Health supplements fitness Coronavirus: ‘Up to 16 affected’ in County Down clusters

Health supplements fitness Coronavirus: ‘Up to 16 affected’ in County Down clusters

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A number of people from several families have tested positive for Covid-19 in County Down, BBC News NI understands.

The clusters of cases have been located in Ballynahinch and Crossgar.

It is believed up to 16 people, including two children, are affected, and two have been taken to hospital.

The Public Health Agency said it had not identified any current clusters other than household-related infections in the Newry, Mourne and Down area.

It is understood the virus was detected over three households and had been identified through contact tracing.

Health authorities have reminded the public to contact them if they are experiencing symptoms so that measures, including track and trace, can be implemented as quickly as possible.

The Department of Health reported five new cases of coronavirus in Northern Ireland on Tuesday, bringing the total number of cases to 5,761.

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A cafe and a care home in Crossgar have closed their doors as a precaution, citing an “outbreak of Covid 19 in our area”.

In a post on social media, Crossgar business Cafe Q said it had taken the decision to close for sit-in customers for “a few weeks”.

“No one on our staff has been affected and we want that to stay this way and ensure that our customers also remain healthy,” the business posted on its Facebook page.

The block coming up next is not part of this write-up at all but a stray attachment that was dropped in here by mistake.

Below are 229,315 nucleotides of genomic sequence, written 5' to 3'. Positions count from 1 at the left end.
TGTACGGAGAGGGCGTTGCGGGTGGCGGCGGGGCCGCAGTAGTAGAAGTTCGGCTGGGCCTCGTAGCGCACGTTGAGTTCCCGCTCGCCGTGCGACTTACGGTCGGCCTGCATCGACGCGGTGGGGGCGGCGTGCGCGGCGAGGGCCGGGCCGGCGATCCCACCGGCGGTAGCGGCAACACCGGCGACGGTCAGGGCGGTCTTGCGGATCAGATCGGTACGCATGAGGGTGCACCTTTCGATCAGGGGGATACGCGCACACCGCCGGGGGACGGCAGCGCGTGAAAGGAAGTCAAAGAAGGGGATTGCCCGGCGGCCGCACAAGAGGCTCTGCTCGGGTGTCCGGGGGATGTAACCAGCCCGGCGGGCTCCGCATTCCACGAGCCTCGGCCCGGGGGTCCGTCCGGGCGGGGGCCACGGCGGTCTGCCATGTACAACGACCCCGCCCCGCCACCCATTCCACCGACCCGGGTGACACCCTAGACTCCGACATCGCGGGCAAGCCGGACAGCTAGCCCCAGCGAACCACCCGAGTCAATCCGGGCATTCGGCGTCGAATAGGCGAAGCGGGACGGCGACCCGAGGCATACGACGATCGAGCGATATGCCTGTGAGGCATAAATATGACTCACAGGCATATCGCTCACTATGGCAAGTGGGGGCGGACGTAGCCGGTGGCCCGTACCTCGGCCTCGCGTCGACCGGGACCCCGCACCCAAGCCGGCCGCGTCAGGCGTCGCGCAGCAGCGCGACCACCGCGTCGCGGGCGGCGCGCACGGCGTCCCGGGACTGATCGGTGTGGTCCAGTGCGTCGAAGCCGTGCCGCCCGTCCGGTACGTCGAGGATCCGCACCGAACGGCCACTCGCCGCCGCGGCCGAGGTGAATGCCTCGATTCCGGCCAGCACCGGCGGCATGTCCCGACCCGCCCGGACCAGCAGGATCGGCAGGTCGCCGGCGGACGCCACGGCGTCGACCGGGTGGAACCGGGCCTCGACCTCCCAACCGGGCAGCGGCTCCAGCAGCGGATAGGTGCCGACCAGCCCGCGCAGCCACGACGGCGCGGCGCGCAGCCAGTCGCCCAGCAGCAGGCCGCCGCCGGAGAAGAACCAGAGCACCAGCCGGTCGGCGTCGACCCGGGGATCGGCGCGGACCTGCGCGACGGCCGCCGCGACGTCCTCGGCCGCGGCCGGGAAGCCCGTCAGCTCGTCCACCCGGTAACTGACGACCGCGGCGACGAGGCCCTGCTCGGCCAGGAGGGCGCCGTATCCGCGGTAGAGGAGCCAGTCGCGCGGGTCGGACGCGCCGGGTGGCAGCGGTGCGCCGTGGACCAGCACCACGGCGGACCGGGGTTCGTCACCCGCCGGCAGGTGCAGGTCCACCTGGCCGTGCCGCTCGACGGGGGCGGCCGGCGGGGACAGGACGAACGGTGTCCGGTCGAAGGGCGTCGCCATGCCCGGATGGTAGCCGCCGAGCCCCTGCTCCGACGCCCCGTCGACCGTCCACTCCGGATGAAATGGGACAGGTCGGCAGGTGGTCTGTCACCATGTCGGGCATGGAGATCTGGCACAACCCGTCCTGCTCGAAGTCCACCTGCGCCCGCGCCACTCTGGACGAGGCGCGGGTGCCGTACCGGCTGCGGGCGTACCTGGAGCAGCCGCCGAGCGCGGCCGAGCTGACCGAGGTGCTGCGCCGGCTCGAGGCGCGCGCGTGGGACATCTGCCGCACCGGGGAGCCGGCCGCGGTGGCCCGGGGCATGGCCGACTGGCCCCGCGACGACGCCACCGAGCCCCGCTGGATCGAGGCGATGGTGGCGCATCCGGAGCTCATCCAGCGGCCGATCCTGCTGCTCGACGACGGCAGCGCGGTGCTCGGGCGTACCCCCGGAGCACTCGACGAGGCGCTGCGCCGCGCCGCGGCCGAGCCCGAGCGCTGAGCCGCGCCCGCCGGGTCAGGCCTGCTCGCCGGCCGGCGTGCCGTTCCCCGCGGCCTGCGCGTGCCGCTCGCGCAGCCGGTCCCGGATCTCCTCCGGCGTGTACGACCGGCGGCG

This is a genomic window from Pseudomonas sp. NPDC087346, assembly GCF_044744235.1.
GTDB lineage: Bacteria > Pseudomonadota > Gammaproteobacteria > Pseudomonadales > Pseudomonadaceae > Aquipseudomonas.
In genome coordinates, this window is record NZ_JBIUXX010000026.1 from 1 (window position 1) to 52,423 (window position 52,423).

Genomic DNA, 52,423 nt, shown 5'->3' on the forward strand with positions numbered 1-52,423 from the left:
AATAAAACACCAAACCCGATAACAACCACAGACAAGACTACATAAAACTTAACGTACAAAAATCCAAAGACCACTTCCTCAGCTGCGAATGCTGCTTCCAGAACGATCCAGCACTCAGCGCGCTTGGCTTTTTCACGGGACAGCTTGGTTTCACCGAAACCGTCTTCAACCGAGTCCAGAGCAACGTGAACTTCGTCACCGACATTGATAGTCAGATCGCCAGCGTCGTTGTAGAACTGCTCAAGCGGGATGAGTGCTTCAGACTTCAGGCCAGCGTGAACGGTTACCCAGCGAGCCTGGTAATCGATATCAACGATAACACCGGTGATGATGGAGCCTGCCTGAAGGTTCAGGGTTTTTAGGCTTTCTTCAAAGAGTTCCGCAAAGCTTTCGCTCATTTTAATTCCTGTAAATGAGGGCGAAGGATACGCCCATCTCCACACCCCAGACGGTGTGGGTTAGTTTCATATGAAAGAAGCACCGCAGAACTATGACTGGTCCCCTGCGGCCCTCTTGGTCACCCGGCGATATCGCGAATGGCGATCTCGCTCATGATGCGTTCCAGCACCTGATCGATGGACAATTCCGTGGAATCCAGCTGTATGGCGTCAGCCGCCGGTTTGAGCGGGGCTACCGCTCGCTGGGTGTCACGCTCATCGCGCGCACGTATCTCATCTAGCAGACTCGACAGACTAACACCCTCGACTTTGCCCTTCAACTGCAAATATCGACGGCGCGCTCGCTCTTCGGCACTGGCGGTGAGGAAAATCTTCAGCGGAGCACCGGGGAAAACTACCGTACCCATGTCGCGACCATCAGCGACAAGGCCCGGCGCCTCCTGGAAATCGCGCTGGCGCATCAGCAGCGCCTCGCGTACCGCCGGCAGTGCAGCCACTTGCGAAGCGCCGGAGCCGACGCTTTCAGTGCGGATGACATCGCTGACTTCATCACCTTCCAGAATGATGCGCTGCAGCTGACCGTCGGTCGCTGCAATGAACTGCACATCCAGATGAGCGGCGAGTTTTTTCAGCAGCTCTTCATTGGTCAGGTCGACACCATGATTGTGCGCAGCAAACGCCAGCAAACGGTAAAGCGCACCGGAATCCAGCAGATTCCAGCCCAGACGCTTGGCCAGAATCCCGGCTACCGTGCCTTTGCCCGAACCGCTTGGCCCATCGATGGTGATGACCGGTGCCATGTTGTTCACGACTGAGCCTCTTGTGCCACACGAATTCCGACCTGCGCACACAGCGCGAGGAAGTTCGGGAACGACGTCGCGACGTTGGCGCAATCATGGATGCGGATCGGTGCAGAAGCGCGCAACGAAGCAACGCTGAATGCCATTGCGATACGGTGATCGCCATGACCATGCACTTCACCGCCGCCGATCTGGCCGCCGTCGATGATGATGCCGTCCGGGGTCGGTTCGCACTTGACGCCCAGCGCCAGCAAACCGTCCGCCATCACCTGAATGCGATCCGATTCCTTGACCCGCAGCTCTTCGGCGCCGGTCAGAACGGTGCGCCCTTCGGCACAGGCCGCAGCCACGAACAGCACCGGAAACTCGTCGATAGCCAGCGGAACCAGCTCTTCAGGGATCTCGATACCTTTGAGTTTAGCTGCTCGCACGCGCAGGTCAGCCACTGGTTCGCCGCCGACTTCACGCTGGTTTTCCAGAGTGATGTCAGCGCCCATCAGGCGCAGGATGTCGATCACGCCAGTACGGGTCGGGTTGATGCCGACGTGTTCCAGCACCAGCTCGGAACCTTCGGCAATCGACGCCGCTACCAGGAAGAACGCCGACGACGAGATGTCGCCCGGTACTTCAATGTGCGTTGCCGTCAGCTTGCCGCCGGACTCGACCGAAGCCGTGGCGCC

Managers at Glasswater Lodge care home have taken the decision not to reopen for visitors for the time being.

“We’re going to sit tight over the next week or so and see what happens and then hopefully continue with our plan to reopen once it is safer to do so,” a staff member told BBC News NI.

“It’s a bit of a setback but the staff are all great and we’re sticking to the guidelines, so the atmosphere in the home is positive.

“We’ve had no cases, thankfully, and the families have all been very supportive of our decision to remain closed.”

A number of cafes in the area have also closed.

A tea room in Crossgar posted on Facebook that its sit-in area would be closed for a number of weeks due to the outbreak.

It said that none of its staff had been affected “and I want it to stay that way”.

SDLP South Down assembly member Colin McGrath has urged people to remain vigilant.

“This underscores the need for people to be vigilant and ensure that they are continuing to wash their hands and be observant of social distancing rules,” he said.

“While we have had many easements to the regulations that were in place to guide us through this pandemic, it is apparent that it is still in our community and spikes can occur at any stage in any place.

“Contact tracing is an important element and if anyone is asked to isolate they should do so immediately.”

The Public Health Agency (PHA) said it would not comment on individual cases as this “could lead to people being identified and deter others with symptoms coming forward to be tested”.

“With some ongoing community transmission of Covid-19, it is expected that there will be variation in the number of cases detected across geographical areas, and with small numbers of cases, we must be cautious about the significance of these variations,” the agency said.

“PHA will continue to monitor all cases of Covid-19, look for trends and linked cases and where we need to advise or inform the public of any increased risk to public health we will do so in a timely manner.”

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